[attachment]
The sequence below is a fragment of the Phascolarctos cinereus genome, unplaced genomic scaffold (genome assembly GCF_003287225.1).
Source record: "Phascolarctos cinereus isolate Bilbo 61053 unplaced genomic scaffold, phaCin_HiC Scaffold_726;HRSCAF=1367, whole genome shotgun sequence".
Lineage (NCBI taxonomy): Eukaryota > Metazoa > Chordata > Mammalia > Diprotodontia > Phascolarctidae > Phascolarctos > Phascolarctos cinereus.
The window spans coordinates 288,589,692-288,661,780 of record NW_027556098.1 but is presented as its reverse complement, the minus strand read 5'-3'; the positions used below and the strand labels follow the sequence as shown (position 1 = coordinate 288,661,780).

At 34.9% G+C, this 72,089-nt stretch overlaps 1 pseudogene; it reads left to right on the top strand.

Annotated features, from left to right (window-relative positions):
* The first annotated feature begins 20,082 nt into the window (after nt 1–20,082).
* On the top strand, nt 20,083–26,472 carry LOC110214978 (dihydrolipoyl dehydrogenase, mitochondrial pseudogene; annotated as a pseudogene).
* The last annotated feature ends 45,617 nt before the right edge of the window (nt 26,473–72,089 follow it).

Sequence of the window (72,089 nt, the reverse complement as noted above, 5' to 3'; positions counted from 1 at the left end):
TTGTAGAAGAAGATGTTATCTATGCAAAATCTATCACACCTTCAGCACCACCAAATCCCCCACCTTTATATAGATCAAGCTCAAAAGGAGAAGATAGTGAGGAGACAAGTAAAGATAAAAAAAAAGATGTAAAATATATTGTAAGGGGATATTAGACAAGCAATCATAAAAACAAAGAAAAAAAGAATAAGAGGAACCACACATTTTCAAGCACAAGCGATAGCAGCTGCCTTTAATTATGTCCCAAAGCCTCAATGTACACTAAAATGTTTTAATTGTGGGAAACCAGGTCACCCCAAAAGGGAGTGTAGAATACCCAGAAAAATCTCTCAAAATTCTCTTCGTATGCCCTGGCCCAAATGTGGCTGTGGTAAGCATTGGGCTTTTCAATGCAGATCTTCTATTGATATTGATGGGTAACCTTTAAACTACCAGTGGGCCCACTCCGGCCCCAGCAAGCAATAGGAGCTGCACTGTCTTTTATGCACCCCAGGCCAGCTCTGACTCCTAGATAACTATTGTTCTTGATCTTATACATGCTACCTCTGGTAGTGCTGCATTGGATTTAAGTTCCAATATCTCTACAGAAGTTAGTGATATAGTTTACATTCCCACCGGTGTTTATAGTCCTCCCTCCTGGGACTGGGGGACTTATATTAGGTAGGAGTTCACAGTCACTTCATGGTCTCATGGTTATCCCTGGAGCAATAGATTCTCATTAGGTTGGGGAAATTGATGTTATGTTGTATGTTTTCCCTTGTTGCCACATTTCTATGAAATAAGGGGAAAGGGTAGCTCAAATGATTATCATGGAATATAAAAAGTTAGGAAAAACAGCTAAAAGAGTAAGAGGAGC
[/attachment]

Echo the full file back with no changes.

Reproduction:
The sequence below is a fragment of the Phascolarctos cinereus genome, unplaced genomic scaffold (genome assembly GCF_003287225.1).
Source record: "Phascolarctos cinereus isolate Bilbo 61053 unplaced genomic scaffold, phaCin_HiC Scaffold_726;HRSCAF=1367, whole genome shotgun sequence".
Lineage (NCBI taxonomy): Eukaryota > Metazoa > Chordata > Mammalia > Diprotodontia > Phascolarctidae > Phascolarctos > Phascolarctos cinereus.
The window spans coordinates 288,589,692-288,661,780 of record NW_027556098.1 but is presented as its reverse complement, the minus strand read 5'-3'; the positions used below and the strand labels follow the sequence as shown (position 1 = coordinate 288,661,780).

At 34.9% G+C, this 72,089-nt stretch overlaps 1 pseudogene; it reads left to right on the top strand.

Annotated features, from left to right (window-relative positions):
* The first annotated feature begins 20,082 nt into the window (after nt 1–20,082).
* On the top strand, nt 20,083–26,472 carry LOC110214978 (dihydrolipoyl dehydrogenase, mitochondrial pseudogene; annotated as a pseudogene).
* The last annotated feature ends 45,617 nt before the right edge of the window (nt 26,473–72,089 follow it).

Sequence of the window (72,089 nt, the reverse complement as noted above, 5' to 3'; positions counted from 1 at the left end):
TTGTAGAAGAAGATGTTATCTATGCAAAATCTATCACACCTTCAGCACCACCAAATCCCCCACCTTTATATAGATCAAGCTCAAAAGGAGAAGATAGTGAGGAGACAAGTAAAGATAAAAAAAAAGATGTAAAATATATTGTAAGGGGATATTAGACAAGCAATCATAAAAACAAAGAAAAAAAGAATAAGAGGAACCACACATTTTCAAGCACAAGCGATAGCAGCTGCCTTTAATTATGTCCCAAAGCCTCAATGTACACTAAAATGTTTTAATTGTGGGAAACCAGGTCACCCCAAAAGGGAGTGTAGAATACCCAGAAAAATCTCTCAAAATTCTCTTCGTATGCCCTGGCCCAAATGTGGCTGTGGTAAGCATTGGGCTTTTCAATGCAGATCTTCTATTGATATTGATGGGTAACCTTTAAACTACCAGTGGGCCCACTCCGGCCCCAGCAAGCAATAGGAGCTGCACTGTCTTTTATGCACCCCAGGCCAGCTCTGACTCCTAGATAACTATTGTTCTTGATCTTATACATGCTACCTCTGGTAGTGCTGCATTGGATTTAAGTTCCAATATCTCTACAGAAGTTAGTGATATAGTTTACATTCCCACCGGTGTTTATAGTCCTCCCTCCTGGGACTGGGGGACTTATATTAGGTAGGAGTTCACAGTCACTTCATGGTCTCATGGTTATCCCTGGAGCAATAGATTCTCATTAGGTTGGGGAAATTGATGTTATGTTGTATGTTTTCCCTTGTTGCCACATTTCTATGAAATAAGGGGAAAGGGTAGCTCAAATGATTATCATGGAATATAAAAAGTTAGGAAAAACAGCTAAAAGAGTAAGAGGAGC